african american woman artist

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Hera’s Compassion. Finally finished.

Gouache painting, 9″x12″ on illustration board. 

The story is that Zeus saw the young goddess Hera and fell in love with her. To win her, he changed himself into a distressed cuckoo and flew into her arms. She cradled the bird until she found herself holding Zeus the god, and they were married. One of her main symbols is the peacock, due to her bodyguard whose entire body was covered in eyes, whom she then put on a bird to honor him.

Here is an amazing portrait of American Sculptor: SELMA BURKE with her bust of Booker T. Washington by the photographer: PINCHOS HORN taken in 1935.

Faith Ringgold (born October 8, 1930, in Harlem, New York City) is an African-American artist, best known for her painted story quilts.
During the 1960s, Ringgold painted flat, figural compositions that focused on the racial conflicts; depicting everything from riots to cocktail parties,which resulted in her “American People” series, showing the female view of the Civil Rights Movement.The 1970s mark her move into the sculptural figures that depicted fictional slave stories as well as contemporary ones. Ringgold began quilted artworks in 1980; her first quilt being “Echoes of Harlem."She quilted her stories in order to be heard, since at the time no one would publish her autobiography."Who’s Afraid of Aunt Jemima?” (1983) is a quilt showing the story of Aunt Jemima as a matriarch restaurateur.Ringgold modeled her “story quilts” on the Buddhist Thangkas, lovely pictures painted on fabric and quilted or brocaded, which could then be easily rolled up and transported. She has influenced numerous modern artists, including Linda Freeman, and known some of the greatest African-American artists personally, including Romare Bearden, Jacob Lawrence, and Betye Saar.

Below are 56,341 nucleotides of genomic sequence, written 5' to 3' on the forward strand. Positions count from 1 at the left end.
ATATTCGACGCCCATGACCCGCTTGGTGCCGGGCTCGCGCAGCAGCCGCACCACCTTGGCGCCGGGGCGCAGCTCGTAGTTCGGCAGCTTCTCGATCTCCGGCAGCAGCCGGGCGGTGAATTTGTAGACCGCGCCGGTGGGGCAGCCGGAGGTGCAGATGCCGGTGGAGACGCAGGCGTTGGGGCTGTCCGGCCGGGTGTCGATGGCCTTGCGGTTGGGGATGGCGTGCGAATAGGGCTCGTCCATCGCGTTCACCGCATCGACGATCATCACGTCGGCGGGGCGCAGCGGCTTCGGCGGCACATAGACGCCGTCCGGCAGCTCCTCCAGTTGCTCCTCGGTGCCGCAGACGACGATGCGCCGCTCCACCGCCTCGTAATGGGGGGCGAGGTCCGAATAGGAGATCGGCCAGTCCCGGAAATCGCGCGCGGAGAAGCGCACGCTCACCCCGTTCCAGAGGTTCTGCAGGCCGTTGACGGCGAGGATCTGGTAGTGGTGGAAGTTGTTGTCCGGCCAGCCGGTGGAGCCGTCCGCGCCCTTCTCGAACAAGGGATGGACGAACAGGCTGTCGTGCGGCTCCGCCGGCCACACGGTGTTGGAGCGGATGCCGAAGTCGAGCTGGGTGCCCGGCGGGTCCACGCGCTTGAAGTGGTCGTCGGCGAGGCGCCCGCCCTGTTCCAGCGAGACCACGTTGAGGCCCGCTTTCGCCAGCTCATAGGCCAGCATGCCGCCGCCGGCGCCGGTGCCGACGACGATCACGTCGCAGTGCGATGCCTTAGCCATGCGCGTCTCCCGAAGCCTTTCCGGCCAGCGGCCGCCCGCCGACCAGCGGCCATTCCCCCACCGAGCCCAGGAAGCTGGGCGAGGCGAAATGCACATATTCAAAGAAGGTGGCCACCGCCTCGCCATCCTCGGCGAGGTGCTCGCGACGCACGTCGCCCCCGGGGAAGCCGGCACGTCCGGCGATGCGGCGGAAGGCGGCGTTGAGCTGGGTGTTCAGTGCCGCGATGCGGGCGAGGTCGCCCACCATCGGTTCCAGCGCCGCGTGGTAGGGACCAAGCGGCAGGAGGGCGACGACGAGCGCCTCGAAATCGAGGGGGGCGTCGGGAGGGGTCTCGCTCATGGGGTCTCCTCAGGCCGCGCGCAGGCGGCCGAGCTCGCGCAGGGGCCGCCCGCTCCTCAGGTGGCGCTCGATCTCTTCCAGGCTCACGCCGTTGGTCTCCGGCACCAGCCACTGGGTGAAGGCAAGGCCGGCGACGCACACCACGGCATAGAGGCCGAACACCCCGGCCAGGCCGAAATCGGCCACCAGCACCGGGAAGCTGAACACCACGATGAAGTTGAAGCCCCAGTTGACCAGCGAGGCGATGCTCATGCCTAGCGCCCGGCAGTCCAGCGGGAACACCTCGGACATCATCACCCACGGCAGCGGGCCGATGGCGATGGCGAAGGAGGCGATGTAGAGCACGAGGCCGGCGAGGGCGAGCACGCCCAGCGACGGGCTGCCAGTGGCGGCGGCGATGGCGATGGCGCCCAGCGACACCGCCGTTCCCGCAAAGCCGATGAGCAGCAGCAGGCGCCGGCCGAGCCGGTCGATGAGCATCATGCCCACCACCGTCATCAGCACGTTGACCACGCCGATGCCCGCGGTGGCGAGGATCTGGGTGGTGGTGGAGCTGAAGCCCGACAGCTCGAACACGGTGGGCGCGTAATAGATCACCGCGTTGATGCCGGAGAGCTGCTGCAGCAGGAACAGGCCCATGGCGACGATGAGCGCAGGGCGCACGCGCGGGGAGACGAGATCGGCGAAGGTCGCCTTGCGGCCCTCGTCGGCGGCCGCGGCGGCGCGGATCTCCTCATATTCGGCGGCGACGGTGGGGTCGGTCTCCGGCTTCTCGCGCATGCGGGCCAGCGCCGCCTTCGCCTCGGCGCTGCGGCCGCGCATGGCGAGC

Monday’s Much-loved Works of Art:

“Untitled (Mother and Child)” (c. 1950) by Selma Burke